BOO!

OKAY, so I am being a little dramatic. But honestly, these are your scary thrillers of the WoW world! As active as the forums are, they freakin’ EXPLODE on patch day. Everyone that talks about WoW is talking about this at the moment. People are raving, complaining, and letting their WoW-obsessed minds focus entirely on this patch. And this one wasn’t even that big. But it’s big enough for me to have a few stories to tell.

On this particular day I was completely disaffected. Kind of. I mean, Onyxia seemed kind of cool, but I wasn’t going absolutely crazy over getting the achievement before anyone else; I figured that there would be massive pvp battles in front of her cave and whatnot and I wasn’t too fond of spending about an hour trying to get inside. Besides, we had a raid scheduled that night for TOC. From what I had seen, the gear Onyxia dropped was comparable to most TOC equivalents, so that wasn’t a big incentive for me to rush over to the big dragon. She was just one boss and there were many people who hadn’t fought her before; I wasn’t especially fond of the prospect of wiping a few times to get some gear that’s okay when we could go wipe out a raid that I knew I could complete in an hour, get more gear just as good, more triumphant emblems, the whole deal. I know it sounds like I’m really sort of dissing Onyxia, but eh. The situation was just better for some tournament-ing!

OR SO I THOUGHT.

So it’s the smoothest run yet. There are some new people in my group that hadn’t even done TOC yet, but they were smart and knew how to follow directions. I completed Beasts with full mana SOMEHOW, a feat generally unheard of, but the encounter was really that smooth. Jaraxxus was even better; probably the quickest finishing yet. DPS was off the chaaaarts. The raid leader didn’t even have to yell at anyone the whole time, which is really phenomenal because this guy really really likes to yell at people. So we’re in a good mood. We get in the corner, faction champions get summoned down, and a lot of us are pretty giddy because it’s the easiest setup we’ve seen so far. We barely even go through a strategy because we know how awesome we’re going to do. And then I started lagging. “Hey guys, I think I’m gonna disconnect…” “Yeah, me too.” “LAWLS.” But nobody ever does. Instance servers get screwed and we’re forced to sit around for two hours chatting to each other about the HORRORS OF PATCH DAY.

See? SEE?!

I didn’t mind because the social aspect of WoW is the very best, so an excuse to take a break and talk to my friends about the most random subjects was an entertaining one. We were stuck for hours, too, so I had plenty of time to go grab a snack, take a short break, watch some law and order, and come back feeling ultra-refreshed. Not everyone did this. About half the raid waited the entire time and generally had a fed-up attitude, but continued to wait anyway. So by the time we did get kicked off and it let us all back in, many people were sooooo not in the mood. But since this game controls us so easily, we all decided to group up once again and give it another go. Except one of us was stuck in there and wasn’t logging back on, not that I blamed him, so for some reason none of us could fit in. I was autorunning into the instance portal wish a sad face, wishing the yellow words “Instance is Full” would go away.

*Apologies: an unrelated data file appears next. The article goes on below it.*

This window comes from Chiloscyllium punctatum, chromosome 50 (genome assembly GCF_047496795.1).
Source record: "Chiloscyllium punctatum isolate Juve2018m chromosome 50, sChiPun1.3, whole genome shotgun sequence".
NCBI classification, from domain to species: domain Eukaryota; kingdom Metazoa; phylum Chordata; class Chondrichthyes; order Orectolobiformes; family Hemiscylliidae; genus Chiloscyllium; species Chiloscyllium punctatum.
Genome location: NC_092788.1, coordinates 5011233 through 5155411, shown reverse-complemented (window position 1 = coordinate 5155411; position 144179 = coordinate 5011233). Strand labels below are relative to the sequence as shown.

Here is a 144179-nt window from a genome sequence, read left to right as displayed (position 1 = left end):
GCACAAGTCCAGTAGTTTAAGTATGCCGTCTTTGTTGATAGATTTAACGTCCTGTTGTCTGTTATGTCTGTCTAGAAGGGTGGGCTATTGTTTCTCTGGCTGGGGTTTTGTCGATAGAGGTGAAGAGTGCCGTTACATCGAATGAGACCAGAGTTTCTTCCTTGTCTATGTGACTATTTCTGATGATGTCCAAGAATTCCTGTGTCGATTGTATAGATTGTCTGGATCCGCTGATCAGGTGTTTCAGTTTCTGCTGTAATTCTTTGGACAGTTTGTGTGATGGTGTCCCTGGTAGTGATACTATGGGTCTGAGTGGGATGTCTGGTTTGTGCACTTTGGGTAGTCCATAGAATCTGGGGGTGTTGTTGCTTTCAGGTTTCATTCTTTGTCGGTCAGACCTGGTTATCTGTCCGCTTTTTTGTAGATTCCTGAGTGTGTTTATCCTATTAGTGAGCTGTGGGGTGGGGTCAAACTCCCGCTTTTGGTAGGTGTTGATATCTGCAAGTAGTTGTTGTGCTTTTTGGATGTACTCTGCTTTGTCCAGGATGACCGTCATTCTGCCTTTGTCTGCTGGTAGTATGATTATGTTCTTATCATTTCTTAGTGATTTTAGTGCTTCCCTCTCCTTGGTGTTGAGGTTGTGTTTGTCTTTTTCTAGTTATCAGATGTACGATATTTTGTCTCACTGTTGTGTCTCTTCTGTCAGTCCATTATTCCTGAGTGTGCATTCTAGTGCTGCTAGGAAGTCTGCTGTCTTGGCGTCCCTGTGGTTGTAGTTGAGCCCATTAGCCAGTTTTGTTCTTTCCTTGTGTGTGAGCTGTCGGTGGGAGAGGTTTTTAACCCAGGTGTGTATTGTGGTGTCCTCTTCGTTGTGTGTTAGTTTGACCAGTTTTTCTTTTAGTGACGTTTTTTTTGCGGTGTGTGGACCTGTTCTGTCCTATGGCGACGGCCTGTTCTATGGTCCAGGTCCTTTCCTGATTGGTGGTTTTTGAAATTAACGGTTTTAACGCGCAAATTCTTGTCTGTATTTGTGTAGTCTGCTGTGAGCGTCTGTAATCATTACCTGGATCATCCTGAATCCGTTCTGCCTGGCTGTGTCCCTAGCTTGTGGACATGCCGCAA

But we are fearless adventurers and we weren’t going to stop there! Despite my fears, it was time to face Onyxia! And my fears all came true! We wiped seven times because many people didn’t understand the fight the first three to four attempts and once people had figured it out people were tired and not putting in effort and it just went downhill from there. And I haven’t been back in since. I know it’s supposed to be a fairly simple encounter but I have this thing where when I don’t wind up accomplishing something I tend to avoid it for a while. I’ll probably try it next week though.

Other thoughts, other thoughts…probably the biggest upset community-wise was the changes to Alterac Valley; yielding less honor and experience and separating the lower levels and 80s. I have no opinion on whether the separation was the right thing to do or not, but really, I’ll freely admit that the whole experience thing was wayyyyy too much. I tried leveling my rogue through AV and it simply depressed me with how quickly I was gaining experience. I’m a huge fan of questing and I’d hoped to just fill in a little gap so I could access some quests in another zone, but I saw that I could very easily skip all of that content and be 80 in no time and it was just nonsense. Many complain about this, but they don’t understand how much they were being spoiled by getting experience in battlegrounds to begin with. And they still are. The feature’s been around for an extremely short while, and with a slight nerf people begin to act like it’s a game-breaking subscription-ending thing. I think it’s just in people’s nature to complain about every new thing and act like it’s a big deal on the WoW forums, but the abundance of the negative feedback just struck a tiny little chord. Leveling used to be a loooot harder.